Sunday, December 13, 2020

Words about "the nameless"

     Most of us were born into a religion and traumatized by it, and/or were traumatized by others' religions. So it's very common & understandable to be stuck in cynicism, aversion, anger, hatred etc towards religions. Nevertheless, it's vitally important to FREE ourselves from the prison that our afflictive emotions create:


The Tao that can be told is not the eternal Tao.
The name that can be named is not the eternal name.
The nameless is the beginning of heaven and earth.
The named is the mother of ten thousand things.
Ever desireless, one can see the mystery.
Ever desiring, one can see the manifestations.
These two spring from the same source but differ in name;
this appears as darkness.
Darkness within darkness.
The gate to all mystery.

Laozi, Tao Te Ching


     Below are two deeply insightful mystics, the late Robert A. Johnson, and Cynthia Bourgeault, who happen to use Christian terminology - just ONE of MANY - for "the nameless" - that which cannot be named. 

     “Apparently, one must separate from God so that there is an objective standpoint from which we can observe. In my own homespun theology, I believe that perhaps God wanted human eyes in order to be able to see the splendor of the Golden World. If so, then it’s our business to be the eyes and ears, to see and hear the splendor or God, but it requires that we stand apart from God. To be a discrete observer necessitates that one is separated from what one is observing. That is the alienation of a human life. One is reminded of the Zen comment on the intermediate stage of development when ‘rivers were no longer rivers and mountains were no longer mountains.’
     That sense of being separated is the ego. In arriving at adulthood we all have built an ego structure, a separate sense of ‘I,’ but it is precisely that distance from all else that makes us feel so lonely and alienated. One then must find a way to restore the unity with God, to worship. This is the Zen stage when ‘rivers are again rivers and mountains are again mountains.’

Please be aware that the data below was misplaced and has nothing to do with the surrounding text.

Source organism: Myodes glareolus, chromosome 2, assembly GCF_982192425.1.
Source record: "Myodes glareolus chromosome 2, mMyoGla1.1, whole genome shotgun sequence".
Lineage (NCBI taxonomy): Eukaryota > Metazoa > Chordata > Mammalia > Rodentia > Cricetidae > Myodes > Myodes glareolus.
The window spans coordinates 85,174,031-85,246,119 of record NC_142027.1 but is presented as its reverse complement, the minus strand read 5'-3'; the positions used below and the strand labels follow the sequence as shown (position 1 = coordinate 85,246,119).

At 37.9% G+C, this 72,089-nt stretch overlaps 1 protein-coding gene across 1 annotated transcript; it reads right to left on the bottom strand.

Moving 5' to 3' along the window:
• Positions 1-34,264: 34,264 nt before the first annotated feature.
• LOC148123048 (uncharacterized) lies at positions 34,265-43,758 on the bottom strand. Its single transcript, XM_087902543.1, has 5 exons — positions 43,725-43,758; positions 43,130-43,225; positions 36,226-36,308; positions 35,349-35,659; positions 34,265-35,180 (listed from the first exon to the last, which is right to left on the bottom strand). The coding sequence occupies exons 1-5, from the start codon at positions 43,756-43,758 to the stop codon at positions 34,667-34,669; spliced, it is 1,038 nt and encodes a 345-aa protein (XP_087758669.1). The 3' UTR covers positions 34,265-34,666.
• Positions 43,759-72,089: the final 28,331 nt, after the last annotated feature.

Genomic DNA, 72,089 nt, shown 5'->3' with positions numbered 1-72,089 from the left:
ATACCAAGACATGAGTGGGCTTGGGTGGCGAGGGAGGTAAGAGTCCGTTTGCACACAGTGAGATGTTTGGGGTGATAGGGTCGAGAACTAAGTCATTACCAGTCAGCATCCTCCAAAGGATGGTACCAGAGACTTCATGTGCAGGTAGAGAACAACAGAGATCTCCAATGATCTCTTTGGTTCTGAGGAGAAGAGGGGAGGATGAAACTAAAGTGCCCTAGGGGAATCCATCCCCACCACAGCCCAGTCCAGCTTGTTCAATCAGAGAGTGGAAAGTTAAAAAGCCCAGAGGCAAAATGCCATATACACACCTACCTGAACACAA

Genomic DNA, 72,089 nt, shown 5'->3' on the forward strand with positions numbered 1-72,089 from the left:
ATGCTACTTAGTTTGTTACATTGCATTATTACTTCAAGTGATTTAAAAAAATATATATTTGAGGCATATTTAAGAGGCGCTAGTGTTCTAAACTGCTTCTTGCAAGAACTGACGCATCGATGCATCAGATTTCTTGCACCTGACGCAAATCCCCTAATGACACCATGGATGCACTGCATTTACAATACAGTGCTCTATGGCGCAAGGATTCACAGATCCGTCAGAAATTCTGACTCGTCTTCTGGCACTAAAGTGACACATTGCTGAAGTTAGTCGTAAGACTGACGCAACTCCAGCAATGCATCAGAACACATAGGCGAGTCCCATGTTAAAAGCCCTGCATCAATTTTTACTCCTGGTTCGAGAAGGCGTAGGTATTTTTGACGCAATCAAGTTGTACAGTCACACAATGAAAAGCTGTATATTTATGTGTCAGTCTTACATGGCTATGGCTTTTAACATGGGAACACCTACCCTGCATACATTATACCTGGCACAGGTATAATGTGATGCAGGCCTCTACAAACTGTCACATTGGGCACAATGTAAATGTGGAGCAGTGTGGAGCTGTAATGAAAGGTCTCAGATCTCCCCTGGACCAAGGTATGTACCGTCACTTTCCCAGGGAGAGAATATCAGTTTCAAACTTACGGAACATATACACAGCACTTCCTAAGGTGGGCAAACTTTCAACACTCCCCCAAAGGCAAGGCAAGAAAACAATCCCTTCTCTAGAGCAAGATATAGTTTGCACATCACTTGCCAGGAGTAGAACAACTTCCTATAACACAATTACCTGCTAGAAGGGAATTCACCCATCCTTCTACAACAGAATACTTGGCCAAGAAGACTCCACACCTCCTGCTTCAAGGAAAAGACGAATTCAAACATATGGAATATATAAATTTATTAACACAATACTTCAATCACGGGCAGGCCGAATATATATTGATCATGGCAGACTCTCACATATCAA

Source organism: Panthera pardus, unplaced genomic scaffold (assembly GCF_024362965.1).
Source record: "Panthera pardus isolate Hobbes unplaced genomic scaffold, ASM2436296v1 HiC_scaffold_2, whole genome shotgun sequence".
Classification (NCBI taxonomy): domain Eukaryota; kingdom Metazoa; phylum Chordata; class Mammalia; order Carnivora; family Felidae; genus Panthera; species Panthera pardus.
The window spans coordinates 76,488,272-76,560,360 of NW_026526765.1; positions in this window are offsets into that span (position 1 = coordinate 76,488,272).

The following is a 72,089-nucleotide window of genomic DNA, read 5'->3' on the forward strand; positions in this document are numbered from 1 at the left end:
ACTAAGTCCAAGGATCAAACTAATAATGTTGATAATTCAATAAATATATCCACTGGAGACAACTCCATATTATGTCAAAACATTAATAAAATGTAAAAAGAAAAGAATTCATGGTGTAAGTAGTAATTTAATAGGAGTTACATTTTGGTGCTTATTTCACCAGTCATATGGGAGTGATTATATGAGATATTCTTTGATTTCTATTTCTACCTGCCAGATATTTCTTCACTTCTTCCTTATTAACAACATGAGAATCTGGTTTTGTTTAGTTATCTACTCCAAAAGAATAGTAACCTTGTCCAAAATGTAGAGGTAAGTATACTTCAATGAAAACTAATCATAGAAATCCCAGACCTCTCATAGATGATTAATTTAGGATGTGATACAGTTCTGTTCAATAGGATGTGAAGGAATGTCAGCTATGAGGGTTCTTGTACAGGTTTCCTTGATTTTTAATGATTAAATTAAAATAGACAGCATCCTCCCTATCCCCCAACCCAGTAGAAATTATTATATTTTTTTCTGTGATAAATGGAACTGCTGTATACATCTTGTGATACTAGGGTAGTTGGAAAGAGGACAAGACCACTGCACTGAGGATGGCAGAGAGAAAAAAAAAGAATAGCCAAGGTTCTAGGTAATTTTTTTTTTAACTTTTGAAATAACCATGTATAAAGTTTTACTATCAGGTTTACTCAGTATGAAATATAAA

It is our human duty to witness the splendor of God, which is my sense of worship. What makes all of this so difficult is that our duties are in conflict. These principal duties are to separate from oneness (the childhood paradise), develop an ego, and live a cultural life; and then to reunite with the oneness of God. Generally the early part of one’s life is taken up with the necessary distancing from God: learning about the cultural requirements of the society in which one lives, leaving the house of the parents, developing one’s independence and sense of personal self. There is a constant pull back to the sense of unity from which we came, and in Jungian psychology that it called the mother complex. There is a regressive pull in each of us to quit this business of winning independence, to escape the painful human process of becoming a distinct, separate personality. Physical suicide is the ultimate expression of the mother complex, but it takes many other forms, such as the use of drugs and alcohol or mindless consumption of food or other material goods. When people come to my consulting room with a drug problem, I tell them that they are addressing the right problem but in the wrong way. They are trying to go back to a paradise when they need to go forward to a paradise.